How much of the story is true, though?  I did a bit of research, and one of the first things I discovered was that Woodruff may not have been the raging homophobe he appeared to be during the first third of the film.  He may, in fact, have been bisexual himself, although testimonies conflict on this point.  As to whether AZT was and is the out-and-out poison that Woodroof believed it to be, well, this seems to be false.  AZT is still prescribed today as part of an AIDS treatment regimen, but doctors have since learned that AZT works best in very small doses, and alongside other meds.  Peptide T and DDC have also been shown to have dangerous side effects.  It's rarely wise to go against the experts when it comes to medication.  The movie also completely glosses over the fact that Woodroof was married several times (we only ever see him as a swinging single), and that he had a daughter.

So if "Dallas Buyers Club" can't be trusted to get the science right, and if it can't be trusted to get Woodroof's biography right, then how should we view the movie?  Is it a fable?  Is it some kind of morality play?  Is it that most pretentious of genres, the character study?  At a guess, it's probably the latter.  But consider:  the Dallas Buyers Club did exist; Ron Woodroof was a real person, and he was operating in rebellion against the US federal government.  To that extent, we've got a David-versus-Goliath situation, and maybe that's enough of a framework to hang a story on.  The characters of Rayon and sympathetic researcher Dr. Eve Saks (Garner) are both fictional, but if the movie's central message is about living and not merely surviving, then we should step back and let art do its thing, conveying a message straight to the heart.

The principal actors, especially McConaughey and Leto, do an incredible job.  Both men lost 47 and 30 pounds, respectively, for their roles as AIDS victims, and they both acted their hearts out.  (Both ended up winning Oscars for Best Actor and Best Supporting Actor, respectively, among other prizes.)  Leto, per his reputation, never once broke character during the 25-or-so days of filming.  (I've sung Leto's praises before; see my review of "Blade Runner 2049.")  McConaughey is a natural at conveying the desperation of a dying man who suddenly reorients his life because he wants to live.  Ron Woodroof, who had initially been given thirty days to live, died seven years after his AIDS diagnosis, having lived a full life, and having spared hundreds, perhaps thousands, of AIDS patients from early deaths.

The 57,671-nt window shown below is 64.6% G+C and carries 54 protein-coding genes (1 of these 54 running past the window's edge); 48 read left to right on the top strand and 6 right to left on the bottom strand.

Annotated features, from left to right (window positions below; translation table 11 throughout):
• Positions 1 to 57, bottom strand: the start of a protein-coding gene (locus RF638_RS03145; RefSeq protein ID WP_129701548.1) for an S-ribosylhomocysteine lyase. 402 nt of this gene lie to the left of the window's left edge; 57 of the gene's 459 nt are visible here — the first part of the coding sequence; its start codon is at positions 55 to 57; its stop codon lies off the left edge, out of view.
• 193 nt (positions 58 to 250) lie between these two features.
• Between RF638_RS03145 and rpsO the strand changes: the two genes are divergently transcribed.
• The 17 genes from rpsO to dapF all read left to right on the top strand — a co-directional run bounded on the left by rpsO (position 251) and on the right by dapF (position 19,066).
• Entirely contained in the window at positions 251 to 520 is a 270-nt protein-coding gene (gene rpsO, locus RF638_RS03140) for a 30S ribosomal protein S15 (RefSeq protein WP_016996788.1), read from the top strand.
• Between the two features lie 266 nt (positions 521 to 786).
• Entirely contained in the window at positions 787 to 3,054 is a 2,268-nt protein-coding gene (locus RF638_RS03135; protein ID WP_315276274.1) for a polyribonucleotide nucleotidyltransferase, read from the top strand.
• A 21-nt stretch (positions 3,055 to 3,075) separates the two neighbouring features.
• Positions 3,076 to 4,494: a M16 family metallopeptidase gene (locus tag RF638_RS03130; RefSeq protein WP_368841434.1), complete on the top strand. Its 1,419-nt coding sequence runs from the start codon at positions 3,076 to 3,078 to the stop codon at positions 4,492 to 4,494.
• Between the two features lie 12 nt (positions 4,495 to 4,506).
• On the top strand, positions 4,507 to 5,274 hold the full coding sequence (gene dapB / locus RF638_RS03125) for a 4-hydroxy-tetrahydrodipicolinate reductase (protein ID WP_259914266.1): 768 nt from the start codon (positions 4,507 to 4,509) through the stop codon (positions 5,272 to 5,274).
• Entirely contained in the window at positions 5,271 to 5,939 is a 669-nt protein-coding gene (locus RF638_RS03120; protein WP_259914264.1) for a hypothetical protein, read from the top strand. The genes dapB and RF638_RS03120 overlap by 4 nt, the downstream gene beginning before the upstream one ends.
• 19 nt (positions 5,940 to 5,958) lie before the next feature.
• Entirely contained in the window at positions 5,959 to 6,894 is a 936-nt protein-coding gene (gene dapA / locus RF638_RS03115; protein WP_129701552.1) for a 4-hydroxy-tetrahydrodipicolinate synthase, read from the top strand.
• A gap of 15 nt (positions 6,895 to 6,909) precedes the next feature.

Jean-Marc Vallée deserves credit for telling his story unsentimentally, in a style that Vallée himself describes as being close to that of a documentary.  Music during the movie is mostly diegetic (i.e., the music you hear is part of the universe in which the story is being told, so the characters are also hearing the music), but there are fleeting moments during which an actual soundtrack comes to the fore, and when it does, the melody is spare and tasteful.  The cinematography evokes a somewhat sepia-toned, broken down, 1980s-era Texas—a bit dusty, a bit forlorn, which is consistent with the rejection Woodroof suffers when his friends and coworkers discover he has AIDS and automatically assume he's a homosexual.  The movie manages to stir the emotions without reaching for overwrought treacle, and while we know what sad, inevitable arc Ron Woodroof's story must follow, I'd still say that the film ends on a life-affirming note.  Ron Woodroof didn't merely survive; he lived.

Watch "Dallas Buyers Club" with my enthusiastic blessing.  Know that it's very much a work of fiction that happens to incorporate some historical elements into its story, and that the historicity of the story isn't the fundamental point.  The point, Dear Reader, is 

Rage, rage against the dying of the light.


John Mac said...

Enjoyed this review of yet another movie that I somehow missed. Honestly don't even remember hearing about this one back then.

It's interesting to consider how little awareness there was back then about the treatment of such a deadly virus. One wonders how much we've truly learned since then?

Kevin Kim said...

I'd like to think we've learned something since the 80s, but we still have a long way to go.